Skip to Content

What do different color medical scrubs mean?

Medical scrubs come in a variety of colors, and each color signifies something specific about the role or department of the medical professional wearing them. Understanding the meaning behind scrub colors can help patients and hospital visitors identify the roles of medical staff, as well as promote team building and department unity among hospital employees.

The History of Medical Scrubs

Scrubs became popularized in the early 20th century as operating room attire that was easy to clean and helped prevent the spread of germs. The first scrubs were white or gray, but color-coding scrubs by department began in the late 1960s. The popularity of scrubs boomed in the 70s and 80s, and their use spread beyond the OR into other areas of the hospital. Today, scrubs are common across most hospital departments and clinics.

Standard Scrub Color Meanings

While scrub colors can vary by facility, here are some standard color meanings:

Color Department
Royal Blue Surgery
Light Blue Pediatrics, Respiratory Therapy
Green Surgical Staff, Sterile Processing
Navy Blue Nursing
Ceil Blue Anesthesiology, ICU
Pink Obstetrics, Labor & Delivery
Purple Dietary, Administration
Black Radiology, Imaging
Gray Orthopedics, Wound Care
White Pharmacy

Surgery Department Scrubs

The surgery department is one of the most common areas where color-coded scrubs are used. Here are some of the most common scrub colors seen in surgery:

  • Royal Blue – Worn by surgeons, surgical nurses, and surgical techs. This color signifies sterile surgical staff.
  • Green – Worn by personnel who maintain the sterile surgical field, like sterile processing staff.
  • Black – Worn by surgical support staff who are not sterile, like anesthesia providers and radiology techs.
  • Ceiling Blue – Sometimes worn by anesthesiologists and nurses who work in the operating room.

The different shades of blue help signify who is sterile versus non-sterile, while green and black indicate support roles. This allows the surgical team to coordinate care while maintaining sterility.

Nursing Department Scrubs

Nurses make up a large part of the hospital workforce, so several scrub colors are designated for various nursing roles:

  • Navy Blue – The most common scrub color for nurses in patient care units like medsurg, oncology, and ICU.
  • Royal Blue – Used by OR nurses. Distinguished from surgery blue to indicate their nursing role.
  • Green – Sometimes used by LPNs and CNAs to distinguish them from RNs.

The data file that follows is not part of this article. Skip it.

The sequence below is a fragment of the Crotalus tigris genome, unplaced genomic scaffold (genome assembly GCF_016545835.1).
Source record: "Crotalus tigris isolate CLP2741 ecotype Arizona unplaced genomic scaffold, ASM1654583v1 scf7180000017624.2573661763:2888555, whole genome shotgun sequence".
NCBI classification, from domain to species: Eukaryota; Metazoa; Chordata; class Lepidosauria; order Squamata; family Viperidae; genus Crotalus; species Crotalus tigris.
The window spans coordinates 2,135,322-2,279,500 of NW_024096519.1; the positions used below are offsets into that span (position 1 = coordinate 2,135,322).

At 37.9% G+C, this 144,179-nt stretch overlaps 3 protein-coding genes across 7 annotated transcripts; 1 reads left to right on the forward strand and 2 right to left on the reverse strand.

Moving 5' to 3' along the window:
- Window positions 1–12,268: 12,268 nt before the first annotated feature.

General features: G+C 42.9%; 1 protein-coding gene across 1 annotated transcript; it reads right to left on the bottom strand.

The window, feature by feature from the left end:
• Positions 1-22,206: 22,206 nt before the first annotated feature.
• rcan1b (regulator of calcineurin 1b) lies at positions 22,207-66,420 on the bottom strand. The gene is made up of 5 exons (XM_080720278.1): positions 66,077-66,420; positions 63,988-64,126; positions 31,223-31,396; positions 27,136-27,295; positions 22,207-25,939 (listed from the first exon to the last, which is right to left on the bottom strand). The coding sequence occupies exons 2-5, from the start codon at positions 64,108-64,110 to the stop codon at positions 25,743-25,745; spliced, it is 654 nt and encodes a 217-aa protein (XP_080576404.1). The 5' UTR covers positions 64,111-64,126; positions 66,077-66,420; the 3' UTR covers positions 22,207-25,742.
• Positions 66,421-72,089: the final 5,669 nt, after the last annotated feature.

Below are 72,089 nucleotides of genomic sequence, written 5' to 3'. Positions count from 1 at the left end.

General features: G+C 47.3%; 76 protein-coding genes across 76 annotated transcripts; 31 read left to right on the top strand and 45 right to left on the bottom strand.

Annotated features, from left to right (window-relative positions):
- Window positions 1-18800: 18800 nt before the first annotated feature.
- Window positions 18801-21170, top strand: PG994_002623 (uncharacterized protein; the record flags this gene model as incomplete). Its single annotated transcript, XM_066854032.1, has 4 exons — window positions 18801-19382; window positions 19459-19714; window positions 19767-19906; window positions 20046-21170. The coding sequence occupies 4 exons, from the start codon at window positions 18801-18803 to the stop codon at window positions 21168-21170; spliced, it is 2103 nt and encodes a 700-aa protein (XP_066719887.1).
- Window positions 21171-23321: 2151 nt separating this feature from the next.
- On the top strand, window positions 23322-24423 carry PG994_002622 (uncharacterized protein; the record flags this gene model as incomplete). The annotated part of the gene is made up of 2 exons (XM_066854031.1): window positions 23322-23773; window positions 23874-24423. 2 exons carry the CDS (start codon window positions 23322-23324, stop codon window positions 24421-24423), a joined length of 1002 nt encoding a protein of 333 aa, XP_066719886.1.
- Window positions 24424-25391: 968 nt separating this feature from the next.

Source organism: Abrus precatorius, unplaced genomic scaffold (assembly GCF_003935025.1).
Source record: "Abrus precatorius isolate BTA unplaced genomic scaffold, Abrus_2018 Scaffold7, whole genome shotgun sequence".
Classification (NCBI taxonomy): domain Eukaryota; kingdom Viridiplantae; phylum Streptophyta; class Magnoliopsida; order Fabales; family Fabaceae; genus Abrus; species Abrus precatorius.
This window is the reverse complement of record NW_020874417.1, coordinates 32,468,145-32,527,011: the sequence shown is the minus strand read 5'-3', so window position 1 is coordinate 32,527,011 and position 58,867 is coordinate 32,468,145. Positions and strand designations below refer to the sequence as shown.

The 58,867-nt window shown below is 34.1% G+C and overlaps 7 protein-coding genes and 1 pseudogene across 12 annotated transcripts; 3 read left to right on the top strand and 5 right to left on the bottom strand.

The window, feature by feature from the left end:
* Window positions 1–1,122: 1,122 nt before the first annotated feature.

• White – Used by nurse managers and supervisors.
  • Light Blue – Used by labor and delivery nurses.
  • Purple – Used by triage and ER intake nurses.

These colors help patients identify nurses and allow nurses to display solidarity with their department teams.

Medical Student and Resident Scrubs

Medical schools and teaching hospitals have special scrub colors to identify trainees:

  • Light Blue – Worn by medical students.
  • Burgundy or Wine Red – Worn by residents and fellows.
  • Forest Green – Sometimes used by residents in surgery programs.
  • Yellow – Used by respiratory therapy students in some programs.

These colors quickly differentiate trainees from attending physicians and full-fledged nurses. Students and residents sometimes add their school logo to indicate where they are training.

Specialty Department Scrub Colors

In addition to the major hospital departments, many smaller specialties also have designated scrub colors:

  • Light Pink – OB/GYN clinics and labor & delivery units.
  • Pumple – Physical therapy, occupational therapy, speech therapy, audiology.
  • Light Yellow – Radiation oncology departments.
  • Brown – Wound care, hyperbaric medicine, enterostomal therapy.
  • Orange – Phlebotomy, patient access, registration.
  • Coral – Rehabilitation services, massage therapy.

These colors help patients identify specialty areas of the hospital and build team spirit among smaller departments.

Non-Clinical Staff Scrub Colors

Employees in non-clinical roles also sometimes wear designated scrubs:

  • Khaki – Hospital security staff.
  • Black – Hospital chaplains and clergy members.
  • White – Unit secretaries and hospital administrators.
  • Purple – Hospital housekeeping staff.
  • Gray – Hospital facilities engineers and maintenance staff.

These colors differentiate non-medical staff while still allowing them to benefit from the comfort and durability of scrubs.

Veterinary Scrub Colors

Color-coded scrubs are also used in veterinary hospitals and clinics:

  • Purple – Veterinarians and surgeons.
  • Pink – Veterinary technicians and nurses.
  • Blue – Animal care assistants and non-medical staff.

These colors help differentiate roles and departments in animal care facilities just as they do in human hospitals.


The color of medical scrubs carries important meaning about the roles and departments of healthcare professionals. While there is some variation between facilities, the standard color conventions help patients identify personnel roles and allow staff to coordinate care while showing department unity. So the next time you visit a hospital or see medical staff, take note of their scrub colors and what they represent!